As is clearly stated in the protologue of K. neglecta, Baker based his description on a specimen sent by Edouard Morren from Liege, Belgium, that flowered at Kew in February 1888. This plant is definitely the holotype of the species. Baker also stated that this taxon might be a variety of N. scheremetiewii.
The holotype of K. neglecta was found only recently and I obtained a photograph of it in March 2000. Based on the characteristics provided by the original description and on those that are clearly visible in the photograph of the holotype, I concluded that this taxon does not differ from N. scheremetiewii, as Baker (1889) had suspected. However, Baker (op. cit.) declared that this species had white petals, which is not compatible with petal color in N. scheremetiewii. It seems that Baker wrongfully cited the color shown in a painting by Morren, now deposited in the Royal Botanic Gardens at Kew. Names such as "Karatas", N. makoyanum and Nidularium neglectum are written on the painting, reflecting Morren's view at the time. Today we know that this canvas clearly depicts N. longiflorum whose petal lobes are white. This suggests that Baker may have confused the holotype of his K. neglecta (perhaps he did not see it in flower) with Morren's painting because of the fact that both of these (specimen and painting) came from Morren's botanical collection.
In his description of K. neglecta, Baker (1889) used the abbreviation M. D in parentheses, explaining in a footnote: M. D. means that there is an original drawing of the plant in the Morren collection, now at Kew. In the preface of this publication, Baker stated that in 1887 the Kew library had received around 250 of Morren's watercolors depicting over 200 species that flowered in cultivation at Liege, Belgium. Most of these paintings also included sketches and notes. This supports the argument that Baker mistakenly used Morren's painting, identified as N. neglectum, thinking that it was his K. neglecta.
Nidularium scheremetiewii is morphologically close to N. utriculosum, N. jonesianum and N. kautskyanum. Distinguishing traits are mentioned in the discussion of each species, to which the reader is referred.

DISTRIBUTION & HABITAT
This species is endemic to the Atlantic slope forest of Rio de Janeiro state. It grows from near sea level on the forested slopes of the city of the same name to altitudes of ca. 1,600 m. in Nova Friburgo. The largest populations of this species are concentrated in Tijuca National Park and Serra dos Orgaos National Park. Although it is common in these areas, it is rather sparsely distributed in the lower forest layers, mainly on the forest floor and on rocks. It flowers from December to March.

Detail from S&D
15. Nidularium neglectum (Baker) Makoy Hortus ex Mez, DC. Monogr. Phan. 9: 99. 1896.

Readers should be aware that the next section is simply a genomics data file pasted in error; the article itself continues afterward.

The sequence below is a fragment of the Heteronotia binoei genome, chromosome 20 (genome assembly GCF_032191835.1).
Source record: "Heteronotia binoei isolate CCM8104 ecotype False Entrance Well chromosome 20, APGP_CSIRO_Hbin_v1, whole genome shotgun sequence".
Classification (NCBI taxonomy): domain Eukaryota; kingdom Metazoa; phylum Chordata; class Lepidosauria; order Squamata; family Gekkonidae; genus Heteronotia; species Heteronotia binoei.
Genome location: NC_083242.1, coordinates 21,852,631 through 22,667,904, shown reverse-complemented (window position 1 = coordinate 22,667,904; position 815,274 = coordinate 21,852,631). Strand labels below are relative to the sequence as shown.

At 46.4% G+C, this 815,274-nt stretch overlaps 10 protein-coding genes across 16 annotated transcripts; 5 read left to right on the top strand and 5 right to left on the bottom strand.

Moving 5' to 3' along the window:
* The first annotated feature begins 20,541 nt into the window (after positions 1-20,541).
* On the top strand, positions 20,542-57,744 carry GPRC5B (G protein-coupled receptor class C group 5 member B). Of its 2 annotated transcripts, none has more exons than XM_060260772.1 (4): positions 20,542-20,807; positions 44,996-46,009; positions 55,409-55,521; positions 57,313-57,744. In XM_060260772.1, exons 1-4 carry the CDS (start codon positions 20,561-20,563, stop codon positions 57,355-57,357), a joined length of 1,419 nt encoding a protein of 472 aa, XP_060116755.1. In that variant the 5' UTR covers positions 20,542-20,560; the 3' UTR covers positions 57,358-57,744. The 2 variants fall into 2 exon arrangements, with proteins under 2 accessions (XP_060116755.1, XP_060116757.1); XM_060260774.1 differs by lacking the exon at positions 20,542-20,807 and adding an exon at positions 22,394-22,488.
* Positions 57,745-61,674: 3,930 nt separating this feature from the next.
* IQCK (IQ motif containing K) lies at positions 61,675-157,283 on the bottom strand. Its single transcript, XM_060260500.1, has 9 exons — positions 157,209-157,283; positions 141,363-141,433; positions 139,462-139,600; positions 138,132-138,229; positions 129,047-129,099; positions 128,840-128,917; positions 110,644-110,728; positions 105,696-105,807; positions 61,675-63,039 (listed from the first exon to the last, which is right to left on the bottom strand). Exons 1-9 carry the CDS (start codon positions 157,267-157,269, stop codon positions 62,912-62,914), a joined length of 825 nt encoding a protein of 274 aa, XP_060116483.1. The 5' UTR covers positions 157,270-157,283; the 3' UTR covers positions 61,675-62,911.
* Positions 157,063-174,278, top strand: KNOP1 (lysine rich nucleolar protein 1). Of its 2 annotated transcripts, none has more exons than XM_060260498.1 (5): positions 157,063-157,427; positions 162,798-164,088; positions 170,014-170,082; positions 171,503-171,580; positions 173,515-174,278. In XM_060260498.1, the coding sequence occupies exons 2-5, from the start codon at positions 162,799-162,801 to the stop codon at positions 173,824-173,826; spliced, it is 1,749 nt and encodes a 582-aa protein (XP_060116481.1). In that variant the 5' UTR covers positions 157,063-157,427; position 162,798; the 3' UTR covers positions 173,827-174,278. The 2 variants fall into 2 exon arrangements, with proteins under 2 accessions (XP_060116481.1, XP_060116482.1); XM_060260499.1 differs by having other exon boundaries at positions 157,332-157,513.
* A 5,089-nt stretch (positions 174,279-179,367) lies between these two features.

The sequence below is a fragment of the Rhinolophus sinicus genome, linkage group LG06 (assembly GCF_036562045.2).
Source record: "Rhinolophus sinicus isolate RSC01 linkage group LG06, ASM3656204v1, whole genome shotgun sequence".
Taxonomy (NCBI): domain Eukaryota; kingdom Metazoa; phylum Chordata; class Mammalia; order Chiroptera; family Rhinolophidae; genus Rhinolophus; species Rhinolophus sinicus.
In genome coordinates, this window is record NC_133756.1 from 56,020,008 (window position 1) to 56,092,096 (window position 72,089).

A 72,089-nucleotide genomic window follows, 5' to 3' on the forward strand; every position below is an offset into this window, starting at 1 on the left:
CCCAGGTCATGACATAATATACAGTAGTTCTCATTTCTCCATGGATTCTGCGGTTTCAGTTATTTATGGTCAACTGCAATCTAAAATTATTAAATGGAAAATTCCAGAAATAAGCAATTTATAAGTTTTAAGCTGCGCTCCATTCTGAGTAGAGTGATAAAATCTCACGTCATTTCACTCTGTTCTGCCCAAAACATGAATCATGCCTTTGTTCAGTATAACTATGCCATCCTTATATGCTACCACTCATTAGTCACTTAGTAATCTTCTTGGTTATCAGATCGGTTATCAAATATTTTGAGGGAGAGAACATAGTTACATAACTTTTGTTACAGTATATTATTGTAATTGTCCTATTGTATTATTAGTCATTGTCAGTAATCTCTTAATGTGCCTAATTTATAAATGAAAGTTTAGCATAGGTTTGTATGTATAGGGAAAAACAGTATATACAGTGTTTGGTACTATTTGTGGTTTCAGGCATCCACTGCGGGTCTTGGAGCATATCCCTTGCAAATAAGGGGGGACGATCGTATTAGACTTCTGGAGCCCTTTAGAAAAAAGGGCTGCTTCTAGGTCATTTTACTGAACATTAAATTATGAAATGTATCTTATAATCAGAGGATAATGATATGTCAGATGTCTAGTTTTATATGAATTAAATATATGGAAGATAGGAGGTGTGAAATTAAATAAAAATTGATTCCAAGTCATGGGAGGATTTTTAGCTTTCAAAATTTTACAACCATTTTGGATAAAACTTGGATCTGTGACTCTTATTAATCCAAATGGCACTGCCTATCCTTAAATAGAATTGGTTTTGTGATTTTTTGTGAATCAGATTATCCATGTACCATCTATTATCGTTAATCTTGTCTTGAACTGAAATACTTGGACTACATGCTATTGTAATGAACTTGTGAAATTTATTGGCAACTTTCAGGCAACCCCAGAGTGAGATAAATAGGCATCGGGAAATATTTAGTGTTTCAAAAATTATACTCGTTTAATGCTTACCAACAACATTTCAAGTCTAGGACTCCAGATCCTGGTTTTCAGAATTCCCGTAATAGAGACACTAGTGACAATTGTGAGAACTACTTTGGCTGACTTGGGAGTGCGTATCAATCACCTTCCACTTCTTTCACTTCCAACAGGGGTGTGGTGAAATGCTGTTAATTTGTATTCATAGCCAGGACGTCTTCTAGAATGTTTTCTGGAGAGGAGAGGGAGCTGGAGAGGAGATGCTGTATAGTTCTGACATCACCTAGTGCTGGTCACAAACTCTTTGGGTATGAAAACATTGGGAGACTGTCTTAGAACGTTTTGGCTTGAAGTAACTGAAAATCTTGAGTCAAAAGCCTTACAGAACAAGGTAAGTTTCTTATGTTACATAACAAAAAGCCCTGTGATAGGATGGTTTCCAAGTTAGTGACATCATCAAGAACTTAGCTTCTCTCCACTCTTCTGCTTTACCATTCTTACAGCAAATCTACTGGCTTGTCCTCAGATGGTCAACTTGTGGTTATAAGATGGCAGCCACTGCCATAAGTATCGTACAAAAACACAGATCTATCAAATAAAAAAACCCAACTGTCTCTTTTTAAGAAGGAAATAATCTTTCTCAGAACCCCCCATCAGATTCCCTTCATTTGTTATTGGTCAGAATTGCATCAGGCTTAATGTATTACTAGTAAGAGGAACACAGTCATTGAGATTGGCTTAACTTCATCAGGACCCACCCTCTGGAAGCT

Karatas neglecta Baker, Handb. Bromel. 6. 1889.
Leaves 15-20 in a lax rosette; sheaths large, broadly ovate-elliptic, glabrous beneath, lepidote above with minute strongly appressed dark brown scales; blades recurved, ligulate, acute and then acuminate in a slender apex, narrowed toward base, green, subglabrous, lustrous beneath, laxly serrate with curved antrorse spines 0.5-1 mm long. Scape evident; scape-bracts foliaceous. Inflorescence raised above the rosette; primary bracts 3-5, recurved, red for 3/4 their length. Floral bracts broadly elliptic, apiculate, entire, nearly equaling the sepals; flowers 45 mm long; sepals acuminate, glabrous; petals white.
Type. Described from cultivation, Brazil; no material seen.

Detail from Baker 1889
15. KARATAS NEGLECTA Baker.
Nidularium Makoyanum and neglectum Hort. (M.D.).
Leaves about ten in a long rosette, lanceolate, about a foot long, 1.5 in. broad at the middle, narrowed gradually to the point, moderately firm in texture, bright green above, paler green beneath, without any spots or bands, the marginal teeth very inconspicuous. Flowers in a small capitulum in the centre of a few reduced brownish-green inner leaves. Corolla white.
Hab. Probably Brazil. Described from a plant that flowered at Kew, Feb. 1888, received from Prof. Morren. May be a variety of N. Scheremetiewii.

16. KARATAS SCHEREMETIEWII Antoine, Brom. 46, t. 27.
Nidularium Scheremetiewii Regel, Gartenfl. t. 224; Rev. Hort. 1875, 230, with figure (M.D.). Caraguata serrata. Hort.
Leaves 10-15 in a short rosette, lanceolate, 1-1.5 ft. long, an inch broad at the middle, narrowed towards the base and gradually to the point, moderately firm in texture, bright green on the face, pale green on the back, sharply serrated. Flowers in a small capitulum in the centre of the bright scarlet reduced sharply-toothed inner leaves; flower bracts lanceolate, falling short of the calyx. Ovary white, 0.5 in. long; sepals lanceolate, greenish, 0.75 in. long. Petals violet, protruded 0.5 in. beyond the tip of the calyx. Filaments very short.
Hab. South Brazil, Glaziou 15849 ! Introduced to the St. Petersburg Botanic Garden in 1858. Described from plants that flowered at Kew in 1877 and 1885.


Updated 16/01/22